Grover Norquist — the president of Americans for Tax Reform, which was founded in 1985 with a mission to fight income-tax increases — has wanted to go to Burning Man since 2012.
Burning Man is an annual festival of debauchery that takes place in the middle of the Nevada desert. Attendees, called "burners," often dress up in crazy costumes, waltz around naked, take copious amounts of illicit substances, and generally do whatever they want.
So, how did a conservative activist like Norquist get interested in Burning Man? He tells the story like this: A couple of years ago, Larry Harvey — the founder of Burning Man — was in Washington to negotiate with the National Park Service about land use for the festival, which takes place on federal land. Harvey later stopped by Americans for Tax Reform's weekly Wednesday meeting, and ending up going to dinner with Norquist and his wife, Samah Alrayyes Norquist. "You've got to come out!" Harvey told them.
Unfortunately, the stars did not align for Norquist that year — the Republican National Convention was scheduled for the same weekend as Burning Man. In July 2012, Norquist tweeted, "Which idiot put the GOP convention the same time as 'Burning Man' in Nevada? Is there time to change this?"
"It wasn't doable with schedules and so on because the Republicans put their convention right on top of Burning Man, silly people," Norquist told National Journal on Tuesday. "That's why they probably lost the election."
Two years later, Norquist is finally crossing that item off his bucket list.
In a month, he and his wife will set out for Black Rock, Nev. — a barren, 300,000-acre desert that transforms into a hedonic metropolis for one week every August. (For more background, read Wells Tower's excellent story in GQ about his trip to Burning Man).
After Norquist announced Monday his plan to attend the festival, many reacted with disbelief, or simply declared, "Burning Man is dead." But Norquist insists that the drug-filled utopia in the desert shares some common values with his own group, Americans for Tax Reform.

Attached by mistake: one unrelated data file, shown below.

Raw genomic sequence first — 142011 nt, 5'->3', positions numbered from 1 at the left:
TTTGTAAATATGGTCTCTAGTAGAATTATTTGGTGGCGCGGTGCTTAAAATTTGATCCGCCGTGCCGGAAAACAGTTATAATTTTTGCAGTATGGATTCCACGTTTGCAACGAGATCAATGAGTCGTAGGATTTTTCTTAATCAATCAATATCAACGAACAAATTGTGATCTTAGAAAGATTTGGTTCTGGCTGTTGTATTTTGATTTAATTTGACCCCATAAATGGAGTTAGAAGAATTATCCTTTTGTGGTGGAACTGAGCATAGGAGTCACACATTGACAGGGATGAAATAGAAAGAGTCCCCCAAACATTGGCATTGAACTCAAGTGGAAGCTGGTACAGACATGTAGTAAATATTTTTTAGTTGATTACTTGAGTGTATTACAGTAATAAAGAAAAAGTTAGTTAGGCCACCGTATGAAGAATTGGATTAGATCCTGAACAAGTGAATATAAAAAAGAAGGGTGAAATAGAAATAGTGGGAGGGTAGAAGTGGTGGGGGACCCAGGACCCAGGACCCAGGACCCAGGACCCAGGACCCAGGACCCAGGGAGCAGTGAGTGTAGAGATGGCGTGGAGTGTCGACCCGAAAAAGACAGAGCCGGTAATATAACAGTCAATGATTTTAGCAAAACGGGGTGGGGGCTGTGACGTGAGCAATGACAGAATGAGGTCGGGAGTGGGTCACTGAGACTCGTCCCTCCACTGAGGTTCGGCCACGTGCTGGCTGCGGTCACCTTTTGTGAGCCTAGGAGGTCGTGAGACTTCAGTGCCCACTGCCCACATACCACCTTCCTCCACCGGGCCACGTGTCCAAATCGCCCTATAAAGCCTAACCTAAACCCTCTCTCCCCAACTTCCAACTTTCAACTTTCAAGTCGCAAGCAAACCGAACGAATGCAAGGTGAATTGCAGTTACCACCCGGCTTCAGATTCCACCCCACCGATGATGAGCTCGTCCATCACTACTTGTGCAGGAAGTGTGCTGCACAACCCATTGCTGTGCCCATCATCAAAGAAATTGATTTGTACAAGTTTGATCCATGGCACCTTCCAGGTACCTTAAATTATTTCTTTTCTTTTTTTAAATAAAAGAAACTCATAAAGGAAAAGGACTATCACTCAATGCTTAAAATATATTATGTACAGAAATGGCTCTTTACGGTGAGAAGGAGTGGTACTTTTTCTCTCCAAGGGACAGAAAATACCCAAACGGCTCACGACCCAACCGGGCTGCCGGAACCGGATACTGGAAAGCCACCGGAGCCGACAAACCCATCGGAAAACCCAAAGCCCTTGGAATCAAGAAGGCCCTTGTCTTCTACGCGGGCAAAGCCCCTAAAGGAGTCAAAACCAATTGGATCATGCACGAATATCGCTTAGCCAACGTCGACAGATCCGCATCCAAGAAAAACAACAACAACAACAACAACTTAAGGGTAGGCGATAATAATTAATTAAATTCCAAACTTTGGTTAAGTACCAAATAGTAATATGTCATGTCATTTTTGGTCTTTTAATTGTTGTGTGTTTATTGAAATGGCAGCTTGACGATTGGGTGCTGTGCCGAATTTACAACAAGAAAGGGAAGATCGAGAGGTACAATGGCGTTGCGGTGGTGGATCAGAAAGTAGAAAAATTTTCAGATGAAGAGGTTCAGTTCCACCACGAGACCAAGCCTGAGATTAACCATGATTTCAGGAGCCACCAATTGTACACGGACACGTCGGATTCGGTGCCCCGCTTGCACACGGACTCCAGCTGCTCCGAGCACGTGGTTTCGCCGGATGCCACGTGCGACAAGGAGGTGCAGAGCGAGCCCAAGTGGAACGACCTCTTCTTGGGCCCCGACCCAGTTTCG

"Burning Man was founded in '86, the same year as the Pledge, and the first Burning Man had 20 people at it, and our first Center-Right Meeting — the Wednesday Meeting — also had 20 people. So I think there's a real kinship there," Norquist says. "These are very similar operations, except we tend to wear more clothes perhaps at the Wednesday Meetings."
Burning Man relies on a "giving economy" where attendees are encouraged to give goods and services free of charge — a system that Harvey has called "old-fashioned capitalism." And this is hardly the first instance of capitalists like Norquist being drawn to Burning Man. In recent years, Silicon Valley's elite, including Google CEO Eric Schmidt, have flocked to the event.
Norquist says the festival is a good example of the theory of spontaneous order. The theory, which was promoted by Austrian economists like Friedrich Hayek, holds that a natural structure will emerge out of a seemingly chaotic environment without need for outside intervention.
"There's no government that organizes this," Norquist said. "That's what happens when nobody tells you what to do. You just figure it out. So Burning Man is a refutation of the argument that the state has a place in nature."
"This is a fun, exciting, cheerful collection of people being free of state control and doing stuff they want to do," he continued. "If somebody wants to sit in a corner and read Hayek, I think that that's allowed. If people want to run around with not as much clothes as they normally do, I think that's allowed as well."
Once he gets to Black Rock, he doesn't have an objective. "I'm going to chat with people who have done it before and who are there, and go with the flow," he said.
In the past, Norquist has supported federal tax breaks for marijuana growers. So, will he be partaking of the buffet of drugs that Burning Man has to offer?
"I think lots of things should be legal that I don't do," he tersely replied.
Norquist said he needs to figure out what items to bring to contribute to the "giving economy," and joked that he would bring signed copies of his new book. But he admitted that in the playa, a bottle of water is more valuable. That's the beauty of the market at work.
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